The lively capital of Romania’s Banat area, in the north west corner, is a very pleasant first encounter with the country.
We enter Romania near the village of Sannicolau Mare, in the westernmost corner of the country, near the borders with Serbia and Hungary. After having spent most of the afternoon crossing Southern Hungary, from dead and abandoned village to dead and abandoned village, Sannicolau is a refreshing change of scenery. Not the landscape, which is equally flat and boring, if with even fewer trees than in Hungary, but here we see people again, in the streets, in the fields. There are shops again, and there are cafes, full of men drinking. Old people have put their chairs outside and enjoy the late afternoon sunshine. It is Saturday, which is obviously a popular day to get married. Several weddings are underway, guests impeccably dressed, men in suits, women with elegant, colourful dresses. Nobody seems to be bothered that the traffic through the village is blocked for a while, when the bride is escorted to the church.
Our first face-to-face encounter with Romanian people is equally uplifting. Taking a few pictures of the fruit stalls along the road invites some conversation, in a mixture of Romanian, Italian and German, ending up with the fruit seller insisting we accept a small mellon as a gift, for whenever we stop the car again. Where in the world?
Suddenly, we are in Timisoara. One moment we saw some distant contours of the modern outskirts of a city on the horizon, next we are entering the town among six-, seven-story apartment buildings – the type that just don’t require an elevator yet, hallmark of cheap communist-era construction for the masses. Timisoara is the second-, or third- or fourth-largest town of the country, depending on the source, yet, within a few minutes we are in the old centre, where we find the aptly named Hotel Central, an only partially reconstructed communist bullwark.
This is the Banat Region, originally Hungarian in the early Middle Ages, then conquered by the Ottoman Empire, to be liberated by the Austrian Habsburgs in the 18th Century, subsequently allocated to the Hungary-part of the dual Austro-Hungarian monarchy formed in 1867, only to become Romanian after WW I – get used to this juggling of control over Romanian territories, it will come back a few more times! What it has done, though, at least in the Banat Region, is that it has created a rather mixed population, of Hungarian, Serbian, German and Romanian origin, who all get on relatively well together. And stand up for each other, too, which is what Romanian dictator Nicolai Ceaucescu found out in 1989, the year that Timisoara briefly captured the attention of the whole world as the starting point of the Romanian revolution. When, in December of that year, the regime tried to exile a rather critical priest of Hungarian background, ever-swelling bands of protesters, and not only Hungarian, got onto the streets, within days overwhelming the security forces that were out to suppress the disorder, a fact that was quickly picked up throughout the rest of the country, and ultimately brought down Ceaucescu, who was equally swiftly tried and executed. That’s what I call a revolution, over and done with in less than two weeks!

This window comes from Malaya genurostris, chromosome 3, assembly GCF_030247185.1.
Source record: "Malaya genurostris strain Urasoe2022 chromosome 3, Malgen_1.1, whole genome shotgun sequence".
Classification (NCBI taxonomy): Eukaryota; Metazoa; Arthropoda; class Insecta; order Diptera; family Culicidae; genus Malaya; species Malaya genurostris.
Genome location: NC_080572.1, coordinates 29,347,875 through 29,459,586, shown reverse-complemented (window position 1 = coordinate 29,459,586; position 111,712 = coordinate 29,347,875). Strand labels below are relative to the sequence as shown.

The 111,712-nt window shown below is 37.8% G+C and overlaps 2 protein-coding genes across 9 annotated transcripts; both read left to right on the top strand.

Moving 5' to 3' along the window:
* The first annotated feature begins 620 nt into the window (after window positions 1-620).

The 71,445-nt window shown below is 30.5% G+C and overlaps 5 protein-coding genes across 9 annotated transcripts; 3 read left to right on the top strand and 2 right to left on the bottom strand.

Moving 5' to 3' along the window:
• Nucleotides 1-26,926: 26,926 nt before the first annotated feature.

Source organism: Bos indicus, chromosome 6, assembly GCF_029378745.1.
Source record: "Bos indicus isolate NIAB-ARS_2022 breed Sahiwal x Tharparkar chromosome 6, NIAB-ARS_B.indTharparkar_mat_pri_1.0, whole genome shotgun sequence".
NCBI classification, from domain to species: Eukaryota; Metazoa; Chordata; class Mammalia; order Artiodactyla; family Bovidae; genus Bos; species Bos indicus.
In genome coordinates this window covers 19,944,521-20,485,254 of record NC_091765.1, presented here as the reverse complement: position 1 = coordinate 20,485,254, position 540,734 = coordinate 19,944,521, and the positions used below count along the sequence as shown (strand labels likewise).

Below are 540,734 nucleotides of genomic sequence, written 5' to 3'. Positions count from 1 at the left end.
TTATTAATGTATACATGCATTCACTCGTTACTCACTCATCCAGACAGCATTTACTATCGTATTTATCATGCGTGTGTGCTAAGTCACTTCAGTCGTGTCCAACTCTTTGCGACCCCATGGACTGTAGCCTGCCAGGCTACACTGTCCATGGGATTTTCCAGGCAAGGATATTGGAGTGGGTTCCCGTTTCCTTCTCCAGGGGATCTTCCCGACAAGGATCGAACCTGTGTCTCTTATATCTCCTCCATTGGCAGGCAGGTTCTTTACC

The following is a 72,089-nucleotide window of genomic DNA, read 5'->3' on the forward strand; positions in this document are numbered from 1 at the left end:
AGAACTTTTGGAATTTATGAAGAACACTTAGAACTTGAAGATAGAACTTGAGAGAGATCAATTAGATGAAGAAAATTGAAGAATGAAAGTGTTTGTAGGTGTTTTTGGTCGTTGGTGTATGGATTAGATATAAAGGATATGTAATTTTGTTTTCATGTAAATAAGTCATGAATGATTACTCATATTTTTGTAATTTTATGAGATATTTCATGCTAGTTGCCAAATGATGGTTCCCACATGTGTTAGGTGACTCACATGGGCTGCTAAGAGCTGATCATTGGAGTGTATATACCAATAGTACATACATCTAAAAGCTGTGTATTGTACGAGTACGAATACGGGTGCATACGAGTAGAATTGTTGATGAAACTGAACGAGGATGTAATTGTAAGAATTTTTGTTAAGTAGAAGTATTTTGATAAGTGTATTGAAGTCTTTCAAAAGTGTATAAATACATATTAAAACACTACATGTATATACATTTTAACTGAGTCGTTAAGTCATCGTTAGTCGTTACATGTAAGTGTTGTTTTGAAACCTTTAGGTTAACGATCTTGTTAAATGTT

Nowadays, Timisoara is a relaxed city. People are out in force, once more, but this time as a terrace-loving crowd, sipping coffees or licking ice creams, along the main squares of the very attractive old town. For the moment, Piata Victoriei is the most impressive. This long, rectangular square, renamed from Piata Operei – square in front of the Opera – after the 1989 uprising, has the Metropolitan Cathedral at one end, and the Opera building at the other, with in between a green walking promenade flanked by the parasols of terraces, and the brilliant facades of turn of the Century – the 19th Century, that is – buildings. These come with unusually shaped roofs, gables and cupolas, and a wide variety of balconies, in stone and metal, and most of it in relatively good state.
The other two squares, Piata Libertatii and Piata Unirii, are being restored, at the moment, which takes some of the beauty away, but just imagine when these, and the several streets in between them, that are also being repaired, are finished. Then everything looks as spectacular as Piata Victoriei.
Sunday evening is terrace time, once more. Lloyds, an institution, or so it seems, on the Piata Victoriei, is the place to be, lazily having a beer and watching the crowds parade. Old couples, some well in their seventies, shuffle across, holding hands. The young and hip with their mobile phones at one ear, the boys invariably in shorts and on slippers, the girls often elegantly dressed – which more often than not means high heels and hotpants. Two policemen are issuing tickets to every cyclist who fails to get off his bike in this pedestrian area, whilst in the meantime the square is being overrun by prams. Not only that, their occupants have been set free, and are collectively chasing the pigeons. You know, quite a normal scene for a Summer Sunday, anywhere in the world, yet, so different from our regular Sundays. Timisoara is a good place to be!
Next: the Iron Gates, the Danube gorges between Romania and Serbia.